Taylor's Merlot Clare Valley 2005, $32
IT IS not uncommon for those who work in the wine industry to dream of producing their own wine. Now, I believe in the art of dreaming and have even gone a step further - I know the kind of people I want to employ.
The export manager - the person who travels around the world representing the wine brand - should ideally be a Master of Wine.
A Master of Wine is a prestigious title attained after one goes through years of rigorous tastings and intensive study about wines around the world.
I came to this conclusion after meeting Neil Hadley, who was representing Taylor's at a wine dinner in Novus two weeks ago. It was not my first time meeting Hadley - the other time was when he was at Rosemount (before it was sold to the Foster's group), and I understood that he crossed over to Villa Maria in New Zealand after that. So it was a surprise to see him representing an Australian winery again.
'There is common ground between these wineries I've worked for. They are all family-owned and boutique,' he explained.
Besides being family-owned, Taylor's is also arguably the pioneer of the Clare Valley region. Inspired by the great wines such as Mouton Rothschild in France, the family had travelled to Clare Valley in the 1960s with the dream to make great Cabernets.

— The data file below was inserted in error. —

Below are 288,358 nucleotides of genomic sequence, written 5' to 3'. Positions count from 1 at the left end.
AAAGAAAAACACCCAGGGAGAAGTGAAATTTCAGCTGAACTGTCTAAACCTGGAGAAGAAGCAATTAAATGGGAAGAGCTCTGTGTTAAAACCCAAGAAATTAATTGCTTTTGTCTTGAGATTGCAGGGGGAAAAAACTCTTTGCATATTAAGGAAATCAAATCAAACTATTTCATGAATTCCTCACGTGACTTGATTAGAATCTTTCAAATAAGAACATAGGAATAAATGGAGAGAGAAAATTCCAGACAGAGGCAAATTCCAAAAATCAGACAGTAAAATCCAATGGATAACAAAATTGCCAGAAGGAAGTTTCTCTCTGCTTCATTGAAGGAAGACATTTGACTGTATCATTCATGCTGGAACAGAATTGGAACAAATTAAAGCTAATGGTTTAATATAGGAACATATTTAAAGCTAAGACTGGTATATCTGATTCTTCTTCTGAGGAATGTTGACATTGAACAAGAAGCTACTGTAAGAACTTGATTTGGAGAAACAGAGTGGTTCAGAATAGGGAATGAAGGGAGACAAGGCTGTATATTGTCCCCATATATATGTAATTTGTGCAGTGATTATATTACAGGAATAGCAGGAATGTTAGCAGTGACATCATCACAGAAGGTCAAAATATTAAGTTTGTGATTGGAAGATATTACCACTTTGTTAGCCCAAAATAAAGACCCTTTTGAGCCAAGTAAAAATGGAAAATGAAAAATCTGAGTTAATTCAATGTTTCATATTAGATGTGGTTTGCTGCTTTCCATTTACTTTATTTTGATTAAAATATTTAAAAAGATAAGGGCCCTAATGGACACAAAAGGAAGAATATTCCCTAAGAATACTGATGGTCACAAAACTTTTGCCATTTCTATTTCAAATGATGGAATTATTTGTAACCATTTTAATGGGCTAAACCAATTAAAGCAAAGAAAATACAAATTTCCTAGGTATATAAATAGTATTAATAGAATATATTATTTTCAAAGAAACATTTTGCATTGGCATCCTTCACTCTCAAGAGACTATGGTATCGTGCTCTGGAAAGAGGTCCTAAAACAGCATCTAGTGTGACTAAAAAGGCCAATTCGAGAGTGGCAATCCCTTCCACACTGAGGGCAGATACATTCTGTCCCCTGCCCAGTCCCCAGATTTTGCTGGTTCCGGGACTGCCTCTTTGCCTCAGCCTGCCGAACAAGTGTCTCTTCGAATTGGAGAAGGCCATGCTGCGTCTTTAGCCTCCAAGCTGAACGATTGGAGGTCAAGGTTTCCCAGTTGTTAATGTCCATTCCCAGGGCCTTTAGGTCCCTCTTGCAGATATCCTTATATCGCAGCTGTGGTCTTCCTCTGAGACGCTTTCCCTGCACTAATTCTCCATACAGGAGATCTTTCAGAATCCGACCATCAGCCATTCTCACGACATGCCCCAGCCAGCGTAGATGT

In fact, even when a non-Cabernet wine wins an award today, Bill Taylor will say: 'That's great, but how did the Cabernet do?'
However, they did well beyond Cabernet. Take the Merlot, for example. There exist too many 'clonally suspect' Merlot vines in Australia, which explains the insipid, dull versions out there.
The wine maker has managed to identify carefully selected clones and have set about 'making wines with real feel'.
While the usual tradition is to make Merlot just like how you produce Cabernet, they flouted tradition when they discovered that their Merlot grapes taste better when made like a Shiraz.
As Hadley pointed out: 'Making Merlot is like buying lottery.' And with this wine, Taylor's has definitely struck gold.
Cassis and blackcurrant, backed by oak and hint of vanilla sweetness, with light toastiness on finish. Textured tannins that wrap around your palate.
Pigeon and game meats.
Major supermarkets such as Cold Storage and Jasons Marketplace.